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Perceptions of the university of Zululand academics towards science shops

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dc.contributor.author Bele, Lungile Lindile Primrose
dc.date.accessioned 2018-08-06T12:46:18Z
dc.date.available 2018-08-06T12:46:18Z
dc.date.issued 2018
dc.identifier.uri http://hdl.handle.net/10530/1693
dc.description A dissertation submitted to the Faculty of Education in fulfillment of the requirements for the Degree of Master Of Education in the Department of Curriculum and Instructional Studies at the University Of Zululand, 2018 en_US
dc.description.abstract The study examined the perceptions of University of Zululand academic staff members towards adopting Science Shops. Science Shops represent a participatory action research programme which began in the Netherlands and introduced to the University of Zululand with a view to enhancing the university-community relationships. The study specifically focused on the academic staff members who participated in the NUFFIC training programme that gave birth to the idea of Science Shops. NUFFIC is a Dutch acronym of The Netherlands Organization for International Cooperation in Higher Education - translated into English. The study used a qualitative research approach to explore the perceptions of academic staff about SSs. Qualitative research techniques were adopted for the study. A semi-structured questionnaire with open-ended questions was designed and used to obtain information from the ten (10) academic staff members who participated in the study. Focus group interviews were also conducted with the participants as a way of seeking additional information which was not covered in the questionnaire. The purposive sampling technique was used to select the participants from the four (4) Faculties at the participating institution, namely Faculties of Arts, Commerce, Administration and Law (CAL), Education, and Science and Agriculture. Overall, results revealed that the participants perceived Science Shops as an important programme that merited adoption and integration into the University curriculum. The majority of the participants also believed that Science Shops had the potential to restructure the University for relevance (as its motto goes), in teaching, research and community service. Furthermore, Science Shops were seen as a possible means to generate alternative income for the University. However, some challenges were highlighted by the participants which they saw as needing attention before the Science Shop concept could fall on fertile ground. These challenges included the overpopulated classrooms, inadequate knowledge and orientation about community engagement research, and the nature of research in the Science Faculty which appeared not to be amenable to community participation. en_US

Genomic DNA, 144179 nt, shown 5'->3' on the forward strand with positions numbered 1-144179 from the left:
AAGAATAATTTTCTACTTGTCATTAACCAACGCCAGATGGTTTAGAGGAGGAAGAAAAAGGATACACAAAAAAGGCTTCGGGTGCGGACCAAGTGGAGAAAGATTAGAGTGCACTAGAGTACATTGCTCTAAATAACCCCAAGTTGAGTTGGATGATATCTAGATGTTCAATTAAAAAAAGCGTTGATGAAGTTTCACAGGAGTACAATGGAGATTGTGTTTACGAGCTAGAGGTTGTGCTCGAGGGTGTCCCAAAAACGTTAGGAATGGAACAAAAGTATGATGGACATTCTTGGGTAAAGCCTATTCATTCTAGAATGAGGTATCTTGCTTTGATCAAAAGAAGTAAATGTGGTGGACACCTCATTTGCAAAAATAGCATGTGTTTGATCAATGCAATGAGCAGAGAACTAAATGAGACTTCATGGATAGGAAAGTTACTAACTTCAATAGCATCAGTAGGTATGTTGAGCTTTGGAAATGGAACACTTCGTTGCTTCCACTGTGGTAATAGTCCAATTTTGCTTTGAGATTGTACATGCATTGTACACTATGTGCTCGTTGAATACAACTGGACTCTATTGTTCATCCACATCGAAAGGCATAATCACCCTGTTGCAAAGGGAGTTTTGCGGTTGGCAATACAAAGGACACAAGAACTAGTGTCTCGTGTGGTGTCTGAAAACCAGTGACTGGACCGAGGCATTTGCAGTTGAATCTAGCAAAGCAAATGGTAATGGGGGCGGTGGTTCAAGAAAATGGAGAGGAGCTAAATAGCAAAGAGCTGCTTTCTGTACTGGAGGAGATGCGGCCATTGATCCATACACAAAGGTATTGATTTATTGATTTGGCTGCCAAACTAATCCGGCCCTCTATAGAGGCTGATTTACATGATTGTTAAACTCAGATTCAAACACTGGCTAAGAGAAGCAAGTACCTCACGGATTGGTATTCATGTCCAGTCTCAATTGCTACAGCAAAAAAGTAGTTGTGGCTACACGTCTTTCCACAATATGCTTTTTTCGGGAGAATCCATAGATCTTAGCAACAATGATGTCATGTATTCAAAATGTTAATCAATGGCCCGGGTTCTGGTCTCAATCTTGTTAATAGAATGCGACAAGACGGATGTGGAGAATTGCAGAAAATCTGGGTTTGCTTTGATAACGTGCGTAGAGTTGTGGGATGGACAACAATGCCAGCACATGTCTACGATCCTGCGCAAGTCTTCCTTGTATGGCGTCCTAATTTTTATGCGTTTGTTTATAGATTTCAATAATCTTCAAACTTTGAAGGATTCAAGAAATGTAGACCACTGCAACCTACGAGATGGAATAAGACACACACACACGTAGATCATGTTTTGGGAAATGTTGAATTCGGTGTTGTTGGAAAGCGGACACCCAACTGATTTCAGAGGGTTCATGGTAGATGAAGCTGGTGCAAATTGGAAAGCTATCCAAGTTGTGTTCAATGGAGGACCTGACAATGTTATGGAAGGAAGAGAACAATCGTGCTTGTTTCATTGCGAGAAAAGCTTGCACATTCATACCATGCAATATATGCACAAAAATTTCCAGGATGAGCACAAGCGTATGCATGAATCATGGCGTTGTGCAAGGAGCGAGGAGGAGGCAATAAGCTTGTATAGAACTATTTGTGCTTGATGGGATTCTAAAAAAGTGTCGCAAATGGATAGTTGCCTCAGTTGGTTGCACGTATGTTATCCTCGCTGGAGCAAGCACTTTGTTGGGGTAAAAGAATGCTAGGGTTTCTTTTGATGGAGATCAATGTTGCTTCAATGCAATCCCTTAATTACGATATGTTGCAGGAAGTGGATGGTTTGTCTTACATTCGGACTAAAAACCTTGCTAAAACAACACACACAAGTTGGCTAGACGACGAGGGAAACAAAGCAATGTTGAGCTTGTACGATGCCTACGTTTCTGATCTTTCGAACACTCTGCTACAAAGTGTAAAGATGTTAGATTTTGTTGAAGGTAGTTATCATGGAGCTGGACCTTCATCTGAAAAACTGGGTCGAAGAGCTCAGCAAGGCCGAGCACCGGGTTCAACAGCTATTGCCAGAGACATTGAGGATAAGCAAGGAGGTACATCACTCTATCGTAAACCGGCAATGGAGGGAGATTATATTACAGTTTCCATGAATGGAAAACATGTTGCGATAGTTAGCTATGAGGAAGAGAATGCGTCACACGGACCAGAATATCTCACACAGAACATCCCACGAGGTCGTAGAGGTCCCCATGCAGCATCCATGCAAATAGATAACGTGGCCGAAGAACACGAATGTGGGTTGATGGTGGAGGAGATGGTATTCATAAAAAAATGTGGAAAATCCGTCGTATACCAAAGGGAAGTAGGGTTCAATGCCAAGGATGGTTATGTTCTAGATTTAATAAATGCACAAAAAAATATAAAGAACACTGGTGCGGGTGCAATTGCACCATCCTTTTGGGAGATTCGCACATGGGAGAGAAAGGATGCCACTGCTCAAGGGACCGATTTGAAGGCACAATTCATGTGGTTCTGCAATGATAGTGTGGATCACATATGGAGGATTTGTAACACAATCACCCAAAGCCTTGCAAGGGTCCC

dc.publisher University of Zululand en_US
dc.subject perceptions --university staff --Science shops --South Africa en_US
dc.title Perceptions of the university of Zululand academics towards science shops en_US
dc.type Thesis en_US

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